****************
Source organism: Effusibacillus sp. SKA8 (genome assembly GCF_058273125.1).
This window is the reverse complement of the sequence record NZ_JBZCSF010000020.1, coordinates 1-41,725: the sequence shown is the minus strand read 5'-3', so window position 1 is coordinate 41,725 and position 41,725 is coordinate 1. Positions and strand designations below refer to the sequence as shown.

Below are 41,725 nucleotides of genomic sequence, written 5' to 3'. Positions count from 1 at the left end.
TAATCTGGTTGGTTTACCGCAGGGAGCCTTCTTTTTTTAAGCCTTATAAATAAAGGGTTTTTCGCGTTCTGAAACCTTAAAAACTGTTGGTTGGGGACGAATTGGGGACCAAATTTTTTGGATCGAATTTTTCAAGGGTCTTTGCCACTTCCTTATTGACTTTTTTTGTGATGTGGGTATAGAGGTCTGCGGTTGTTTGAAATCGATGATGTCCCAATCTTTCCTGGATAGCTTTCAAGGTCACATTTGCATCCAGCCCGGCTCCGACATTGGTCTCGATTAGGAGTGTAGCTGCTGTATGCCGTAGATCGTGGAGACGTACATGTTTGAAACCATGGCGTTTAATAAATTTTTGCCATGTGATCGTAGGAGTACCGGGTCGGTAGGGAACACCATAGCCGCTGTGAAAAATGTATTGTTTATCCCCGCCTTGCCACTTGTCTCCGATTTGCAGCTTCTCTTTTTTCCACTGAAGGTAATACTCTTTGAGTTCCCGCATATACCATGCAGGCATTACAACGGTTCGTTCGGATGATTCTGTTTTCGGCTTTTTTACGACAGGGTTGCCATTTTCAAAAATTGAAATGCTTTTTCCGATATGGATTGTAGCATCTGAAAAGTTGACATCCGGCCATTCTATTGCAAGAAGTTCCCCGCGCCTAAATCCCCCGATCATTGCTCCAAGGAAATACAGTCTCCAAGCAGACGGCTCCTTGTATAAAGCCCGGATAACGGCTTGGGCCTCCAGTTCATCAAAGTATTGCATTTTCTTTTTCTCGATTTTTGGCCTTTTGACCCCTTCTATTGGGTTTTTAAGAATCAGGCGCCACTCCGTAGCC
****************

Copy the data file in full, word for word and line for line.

Source organism: Effusibacillus sp. SKA8 (genome assembly GCF_058273125.1).
This window is the reverse complement of the sequence record NZ_JBZCSF010000020.1, coordinates 1-41,725: the sequence shown is the minus strand read 5'-3', so window position 1 is coordinate 41,725 and position 41,725 is coordinate 1. Positions and strand designations below refer to the sequence as shown.

Below are 41,725 nucleotides of genomic sequence, written 5' to 3'. Positions count from 1 at the left end.
TAATCTGGTTGGTTTACCGCAGGGAGCCTTCTTTTTTTAAGCCTTATAAATAAAGGGTTTTTCGCGTTCTGAAACCTTAAAAACTGTTGGTTGGGGACGAATTGGGGACCAAATTTTTTGGATCGAATTTTTCAAGGGTCTTTGCCACTTCCTTATTGACTTTTTTTGTGATGTGGGTATAGAGGTCTGCGGTTGTTTGAAATCGATGATGTCCCAATCTTTCCTGGATAGCTTTCAAGGTCACATTTGCATCCAGCCCGGCTCCGACATTGGTCTCGATTAGGAGTGTAGCTGCTGTATGCCGTAGATCGTGGAGACGTACATGTTTGAAACCATGGCGTTTAATAAATTTTTGCCATGTGATCGTAGGAGTACCGGGTCGGTAGGGAACACCATAGCCGCTGTGAAAAATGTATTGTTTATCCCCGCCTTGCCACTTGTCTCCGATTTGCAGCTTCTCTTTTTTCCACTGAAGGTAATACTCTTTGAGTTCCCGCATATACCATGCAGGCATTACAACGGTTCGTTCGGATGATTCTGTTTTCGGCTTTTTTACGACAGGGTTGCCATTTTCAAAAATTGAAATGCTTTTTCCGATATGGATTGTAGCATCTGAAAAGTTGACATCCGGCCATTCTATTGCAAGAAGTTCCCCGCGCCTAAATCCCCCGATCATTGCTCCAAGGAAATACAGTCTCCAAGCAGACGGCTCCTTGTATAAAGCCCGGATAACGGCTTGGGCCTCCAGTTCATCAAAGTATTGCATTTTCTTTTTCTCGATTTTTGGCCTTTTGACCCCTTCTATTGGGTTTTTAAGAATCAGGCGCCACTCCGTAGCC